“Goldstein takes umbrage at the fact that Dylan’s work has recieved so much more attention than that of Lennon, Cohen, Simon, Mitchell, et. al. I agree these are all superb singer-poets, deserving of more attention than they’ve had, but they aren’t in the same league as Dylan. I’d be prepared to back up this assertion, but it would take a lot more writing than I’m willing to do at the moment.

“There has always been a strong prophetic element in Dylan’s art, an almost Old Testament aspect to it. But this aspect no more defines it, than many other elements define it. Compassion, humor, rage, humility, sensuality, delicacy, brutal honesty…all coexist within the canon. To regard this entire body of work (which as a whole is both maginificent and self-contradictory) in light of just one or two ideological stances, misses the point of it.

“It seems to me that here, Goldstein is conflating Dylan (as a man) with Dylan’s art. Many critics do that, but it’s a mistake. An artist’s work (if he is a good artist) stands wholly independent of his person. Or in Dylan’s case, that would be personae.


2 thoughts on “Response to Schuyler Lake’s comment on Hard Is The Fortune, etc. post

  1. Well gee there eruke, thanks much.

    It seems like I’ve finally clicked with somebody who feels pretty much like I do about Dylan’s work. This has nothing to do with “idol-worship” or being a “fan” – these are things that are as far away from my character as it is possible to be.

    But Dylan’s work – whether you call it serious poetry or rock and roll or an extension of the blues, or whatever you call it – has affected me deeply, and has affected literally millions of others equally deeply, all around the world, in a very serious way.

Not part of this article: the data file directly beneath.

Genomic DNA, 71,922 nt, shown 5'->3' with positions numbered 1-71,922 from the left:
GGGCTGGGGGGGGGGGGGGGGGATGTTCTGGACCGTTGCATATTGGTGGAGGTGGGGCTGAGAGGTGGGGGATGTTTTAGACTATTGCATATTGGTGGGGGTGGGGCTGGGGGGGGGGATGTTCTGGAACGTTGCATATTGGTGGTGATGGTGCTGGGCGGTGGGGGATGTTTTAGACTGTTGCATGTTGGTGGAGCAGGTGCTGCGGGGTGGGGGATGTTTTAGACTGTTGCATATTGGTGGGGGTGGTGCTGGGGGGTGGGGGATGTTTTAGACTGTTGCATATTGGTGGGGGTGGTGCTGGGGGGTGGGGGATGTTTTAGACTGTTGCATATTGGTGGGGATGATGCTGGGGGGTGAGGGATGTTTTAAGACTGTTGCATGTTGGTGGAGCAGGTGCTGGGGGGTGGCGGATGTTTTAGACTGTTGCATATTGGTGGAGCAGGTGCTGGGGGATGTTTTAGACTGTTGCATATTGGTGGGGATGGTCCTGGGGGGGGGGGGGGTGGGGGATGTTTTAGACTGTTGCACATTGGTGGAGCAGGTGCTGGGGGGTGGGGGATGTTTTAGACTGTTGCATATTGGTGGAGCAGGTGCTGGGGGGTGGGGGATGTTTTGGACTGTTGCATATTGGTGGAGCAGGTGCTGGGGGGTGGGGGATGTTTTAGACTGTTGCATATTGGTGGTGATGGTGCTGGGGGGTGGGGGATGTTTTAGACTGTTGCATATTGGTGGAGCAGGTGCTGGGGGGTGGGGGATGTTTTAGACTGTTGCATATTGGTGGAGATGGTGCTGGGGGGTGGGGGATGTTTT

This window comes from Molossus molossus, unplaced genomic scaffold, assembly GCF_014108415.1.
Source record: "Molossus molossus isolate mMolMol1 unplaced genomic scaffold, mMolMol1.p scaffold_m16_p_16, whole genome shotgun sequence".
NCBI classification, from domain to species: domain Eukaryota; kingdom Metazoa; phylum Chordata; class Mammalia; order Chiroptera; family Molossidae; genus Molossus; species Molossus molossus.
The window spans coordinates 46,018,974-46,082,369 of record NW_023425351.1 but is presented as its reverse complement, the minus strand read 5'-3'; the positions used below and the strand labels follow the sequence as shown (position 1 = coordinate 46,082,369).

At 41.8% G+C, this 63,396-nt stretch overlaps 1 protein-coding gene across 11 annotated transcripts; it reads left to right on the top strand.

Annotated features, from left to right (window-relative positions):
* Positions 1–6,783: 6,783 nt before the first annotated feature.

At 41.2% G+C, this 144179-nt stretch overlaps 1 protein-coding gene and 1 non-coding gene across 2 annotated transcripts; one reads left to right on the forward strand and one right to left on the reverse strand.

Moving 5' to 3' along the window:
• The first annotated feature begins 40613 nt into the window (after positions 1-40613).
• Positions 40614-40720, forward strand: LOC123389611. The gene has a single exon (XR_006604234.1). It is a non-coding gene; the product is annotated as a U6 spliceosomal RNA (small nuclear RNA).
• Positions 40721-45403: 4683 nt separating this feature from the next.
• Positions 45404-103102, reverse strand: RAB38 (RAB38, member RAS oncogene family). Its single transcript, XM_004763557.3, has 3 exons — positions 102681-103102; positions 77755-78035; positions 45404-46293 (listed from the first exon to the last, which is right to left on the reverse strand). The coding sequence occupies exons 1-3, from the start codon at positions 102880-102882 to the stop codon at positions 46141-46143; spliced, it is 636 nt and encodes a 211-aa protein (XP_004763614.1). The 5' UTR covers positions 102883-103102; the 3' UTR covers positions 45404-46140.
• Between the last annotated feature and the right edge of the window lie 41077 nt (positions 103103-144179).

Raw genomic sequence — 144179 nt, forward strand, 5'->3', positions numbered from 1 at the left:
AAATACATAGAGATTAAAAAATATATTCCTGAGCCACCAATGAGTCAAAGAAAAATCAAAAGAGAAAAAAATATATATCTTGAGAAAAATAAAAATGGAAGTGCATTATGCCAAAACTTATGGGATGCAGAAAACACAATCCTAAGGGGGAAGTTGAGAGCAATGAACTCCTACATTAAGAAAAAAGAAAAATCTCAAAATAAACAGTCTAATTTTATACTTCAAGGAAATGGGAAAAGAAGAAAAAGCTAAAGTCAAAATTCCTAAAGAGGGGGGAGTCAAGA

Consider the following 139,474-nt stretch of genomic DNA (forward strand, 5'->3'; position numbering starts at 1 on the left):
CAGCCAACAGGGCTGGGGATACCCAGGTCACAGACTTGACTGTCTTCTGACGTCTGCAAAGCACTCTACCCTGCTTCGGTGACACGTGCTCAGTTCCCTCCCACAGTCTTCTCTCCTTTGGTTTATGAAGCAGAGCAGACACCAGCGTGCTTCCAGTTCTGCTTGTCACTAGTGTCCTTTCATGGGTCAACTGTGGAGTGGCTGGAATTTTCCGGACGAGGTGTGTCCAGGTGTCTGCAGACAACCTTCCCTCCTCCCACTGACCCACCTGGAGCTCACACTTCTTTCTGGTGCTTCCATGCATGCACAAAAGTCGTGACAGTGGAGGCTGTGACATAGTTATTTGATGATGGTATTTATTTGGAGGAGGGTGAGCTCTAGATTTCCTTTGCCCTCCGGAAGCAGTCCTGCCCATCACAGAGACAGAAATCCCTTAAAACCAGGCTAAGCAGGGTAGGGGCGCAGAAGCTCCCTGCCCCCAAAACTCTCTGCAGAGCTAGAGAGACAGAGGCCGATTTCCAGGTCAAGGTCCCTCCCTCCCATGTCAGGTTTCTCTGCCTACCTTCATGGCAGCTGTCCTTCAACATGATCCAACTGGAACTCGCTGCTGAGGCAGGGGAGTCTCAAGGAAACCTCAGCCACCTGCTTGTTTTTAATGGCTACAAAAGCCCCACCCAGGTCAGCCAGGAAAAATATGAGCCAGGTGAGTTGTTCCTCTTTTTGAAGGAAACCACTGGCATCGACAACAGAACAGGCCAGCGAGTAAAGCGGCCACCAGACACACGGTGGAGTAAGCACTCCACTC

The very fact that it is so hard to classify, that it transgresses so many boundaries, and yet is so obviously influential and important, is what makes it worthy of serious discussion. Why it almost DEMANDS serious discussion. If that is, one is of an academic persuasion, which you have confessed to being, and which I have rambled around the edges of being, my life long.

    Dylan himself is most emphatically NOT academic. He has made a point of deliberately divorcing himself and all his work from anything that even has a whiff of academia to it. It might even be reasonably said that his work is a kind of spit in the face of academia. No wonder then, that it is so hard to analyse from a traditional platform. He simply overwhelms the academy, he upstages it, he upends it, and they don’t know where to put him. That alone is quite a feat.

    As far as Dylan’s “mysogeny” goes, your comparison of him with Picasso is apt, in that both artists display a wide range of male attitudes toward the female. I don’t think of these displays as being so much declarative or ideological, as honestly descriptive of real experience. Sometimes ruthlessly and cruelly so, but almost always revealingly so. Both Dylan and Picasso try to penetrate deep, deep into the heart of their own sexual mystery, and neither of them are satisfied with the bromides that so easily satisfy some of their critics.

    To anyone who has listened carefully to Dylan over the years, he is OBVIOUSLY not a mysogenist. True, he has passionately expressed hatred and scorn for various women in various situations – but it seems to me that he has done so in a way that demonstrates love and the pain of love lost, more than it demonstrates any sort of lasting antipathy. Listening to “If You See Her, Say Hello” just once, should dispell any notion that Dylan does not deeply love and respect women. As best he can.

    No doubt Dylan’s persona transgresses all sorts of proprieties, and breaks all sorts of sexual taboos that politically-correct academia has set up. He does not come across as a “nice guy” a la James Taylor, but more as a tough little street-fighter whose morals are questionable. Dylan has questioned his OWN morals, throughout his career, as well as everybody else’s. This does not make him a mysogenist.

    Dylan writes and sings from his heart, and from nowhere else. People can feel that, they can sense it in his every movement. Well many of us can anyway. It is very rare and very valuable.

  2. Your introduction was magical, I’m familiar with the response